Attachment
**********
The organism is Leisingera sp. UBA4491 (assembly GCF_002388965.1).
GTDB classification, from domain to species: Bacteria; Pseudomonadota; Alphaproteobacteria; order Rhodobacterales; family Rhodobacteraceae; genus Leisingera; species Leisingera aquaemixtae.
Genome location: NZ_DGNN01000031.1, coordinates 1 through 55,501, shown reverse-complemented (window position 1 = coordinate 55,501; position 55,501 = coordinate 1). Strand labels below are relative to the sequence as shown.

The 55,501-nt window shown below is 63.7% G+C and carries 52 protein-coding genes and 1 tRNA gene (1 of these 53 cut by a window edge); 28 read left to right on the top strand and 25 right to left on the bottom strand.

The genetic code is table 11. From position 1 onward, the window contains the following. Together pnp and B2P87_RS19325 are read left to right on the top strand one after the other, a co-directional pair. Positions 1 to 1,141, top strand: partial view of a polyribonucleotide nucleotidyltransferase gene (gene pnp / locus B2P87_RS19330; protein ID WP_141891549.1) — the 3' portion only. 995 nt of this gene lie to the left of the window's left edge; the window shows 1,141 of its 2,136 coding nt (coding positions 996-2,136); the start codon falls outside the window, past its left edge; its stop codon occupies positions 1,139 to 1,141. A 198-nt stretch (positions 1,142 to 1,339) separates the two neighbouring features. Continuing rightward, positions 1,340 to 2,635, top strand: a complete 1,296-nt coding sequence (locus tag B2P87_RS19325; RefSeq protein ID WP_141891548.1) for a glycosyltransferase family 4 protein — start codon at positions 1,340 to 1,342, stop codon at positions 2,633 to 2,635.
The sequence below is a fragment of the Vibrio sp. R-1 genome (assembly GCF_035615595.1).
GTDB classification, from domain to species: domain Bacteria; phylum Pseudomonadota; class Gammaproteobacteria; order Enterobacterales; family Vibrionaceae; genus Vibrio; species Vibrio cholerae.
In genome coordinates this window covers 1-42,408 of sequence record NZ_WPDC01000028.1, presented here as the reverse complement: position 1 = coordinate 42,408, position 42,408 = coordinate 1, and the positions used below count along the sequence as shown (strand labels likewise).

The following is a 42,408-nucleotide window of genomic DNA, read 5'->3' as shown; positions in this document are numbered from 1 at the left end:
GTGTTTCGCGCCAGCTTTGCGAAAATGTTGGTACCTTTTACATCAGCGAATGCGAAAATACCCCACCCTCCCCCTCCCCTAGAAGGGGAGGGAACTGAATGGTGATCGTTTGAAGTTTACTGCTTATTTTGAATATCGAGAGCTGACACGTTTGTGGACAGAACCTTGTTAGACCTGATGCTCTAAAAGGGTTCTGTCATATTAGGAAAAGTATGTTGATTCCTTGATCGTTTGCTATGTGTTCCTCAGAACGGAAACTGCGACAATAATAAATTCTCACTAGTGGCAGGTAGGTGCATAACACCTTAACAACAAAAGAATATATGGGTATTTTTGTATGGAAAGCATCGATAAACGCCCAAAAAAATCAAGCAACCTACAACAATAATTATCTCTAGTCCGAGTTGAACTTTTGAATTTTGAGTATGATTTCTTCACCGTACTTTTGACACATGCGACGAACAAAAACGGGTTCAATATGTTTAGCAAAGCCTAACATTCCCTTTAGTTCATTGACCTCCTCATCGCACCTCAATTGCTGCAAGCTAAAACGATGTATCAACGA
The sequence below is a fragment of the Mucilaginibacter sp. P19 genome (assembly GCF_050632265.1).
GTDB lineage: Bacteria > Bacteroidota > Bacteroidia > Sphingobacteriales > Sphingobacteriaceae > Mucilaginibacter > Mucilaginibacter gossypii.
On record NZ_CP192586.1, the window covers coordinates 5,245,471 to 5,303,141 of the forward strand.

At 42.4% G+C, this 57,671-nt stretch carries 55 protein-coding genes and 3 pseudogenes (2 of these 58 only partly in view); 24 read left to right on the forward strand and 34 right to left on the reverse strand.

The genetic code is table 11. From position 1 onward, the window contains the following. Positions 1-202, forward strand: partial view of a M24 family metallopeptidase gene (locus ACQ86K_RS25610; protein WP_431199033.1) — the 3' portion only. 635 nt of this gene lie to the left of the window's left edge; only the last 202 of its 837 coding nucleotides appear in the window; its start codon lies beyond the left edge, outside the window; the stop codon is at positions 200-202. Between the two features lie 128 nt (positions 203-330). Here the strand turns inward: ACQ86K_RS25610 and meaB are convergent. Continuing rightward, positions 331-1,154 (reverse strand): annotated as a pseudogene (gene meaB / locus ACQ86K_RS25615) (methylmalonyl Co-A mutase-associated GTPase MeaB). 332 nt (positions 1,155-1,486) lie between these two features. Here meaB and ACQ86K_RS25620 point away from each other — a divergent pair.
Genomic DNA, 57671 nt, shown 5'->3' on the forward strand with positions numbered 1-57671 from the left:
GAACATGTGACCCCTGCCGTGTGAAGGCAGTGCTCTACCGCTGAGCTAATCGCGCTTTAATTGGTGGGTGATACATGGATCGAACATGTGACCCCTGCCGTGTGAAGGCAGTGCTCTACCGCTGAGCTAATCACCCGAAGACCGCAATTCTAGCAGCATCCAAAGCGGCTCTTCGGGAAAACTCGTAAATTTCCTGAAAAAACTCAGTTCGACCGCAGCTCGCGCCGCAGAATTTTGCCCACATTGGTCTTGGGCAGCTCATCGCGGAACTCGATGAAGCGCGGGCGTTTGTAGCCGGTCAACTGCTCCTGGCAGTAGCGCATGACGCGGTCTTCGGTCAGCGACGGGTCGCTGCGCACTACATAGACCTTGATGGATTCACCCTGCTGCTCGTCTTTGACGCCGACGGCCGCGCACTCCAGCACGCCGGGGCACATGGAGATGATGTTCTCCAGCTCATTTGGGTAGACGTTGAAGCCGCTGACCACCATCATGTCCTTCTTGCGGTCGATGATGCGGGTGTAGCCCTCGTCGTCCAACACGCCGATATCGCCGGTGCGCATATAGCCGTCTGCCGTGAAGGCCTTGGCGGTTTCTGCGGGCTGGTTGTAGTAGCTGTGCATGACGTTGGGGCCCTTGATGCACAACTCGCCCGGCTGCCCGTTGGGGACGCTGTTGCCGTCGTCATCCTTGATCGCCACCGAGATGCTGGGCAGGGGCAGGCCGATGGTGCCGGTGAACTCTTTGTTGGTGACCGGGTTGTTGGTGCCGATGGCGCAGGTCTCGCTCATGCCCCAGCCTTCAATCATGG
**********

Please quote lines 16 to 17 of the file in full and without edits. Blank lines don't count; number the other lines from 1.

Genomic DNA, 57671 nt, shown 5'->3' on the forward strand with positions numbered 1-57671 from the left:
GAACATGTGACCCCTGCCGTGTGAAGGCAGTGCTCTACCGCTGAGCTAATCGCGCTTTAATTGGTGGGTGATACATGGATCGAACATGTGACCCCTGCCGTGTGAAGGCAGTGCTCTACCGCTGAGCTAATCACCCGAAGACCGCAATTCTAGCAGCATCCAAAGCGGCTCTTCGGGAAAACTCGTAAATTTCCTGAAAAAACTCAGTTCGACCGCAGCTCGCGCCGCAGAATTTTGCCCACATTGGTCTTGGGCAGCTCATCGCGGAACTCGATGAAGCGCGGGCGTTTGTAGCCGGTCAACTGCTCCTGGCAGTAGCGCATGACGCGGTCTTCGGTCAGCGACGGGTCGCTGCGCACTACATAGACCTTGATGGATTCACCCTGCTGCTCGTCTTTGACGCCGACGGCCGCGCACTCCAGCACGCCGGGGCACATGGAGATGATGTTCTCCAGCTCATTTGGGTAGACGTTGAAGCCGCTGACCACCATCATGTCCTTCTTGCGGTCGATGATGCGGGTGTAGCCCTCGTCGTCCAACACGCCGATATCGCCGGTGCGCATATAGCCGTCTGCCGTGAAGGCCTTGGCGGTTTCTGCGGGCTGGTTGTAGTAGCTGTGCATGACGTTGGGGCCCTTGATGCACAACTCGCCCGGCTGCCCGTTGGGGACGCTGTTGCCGTCGTCATCCTTGATCGCCACCGAGATGCTGGGCAGGGGCAGGCCGATGGTGCCGGTGAACTCTTTGTTGGTGACCGGGTTGTTGGTGCCGATGGCGCAGGTCTCGCTCATGCCCCAGCCTTCAATCATGG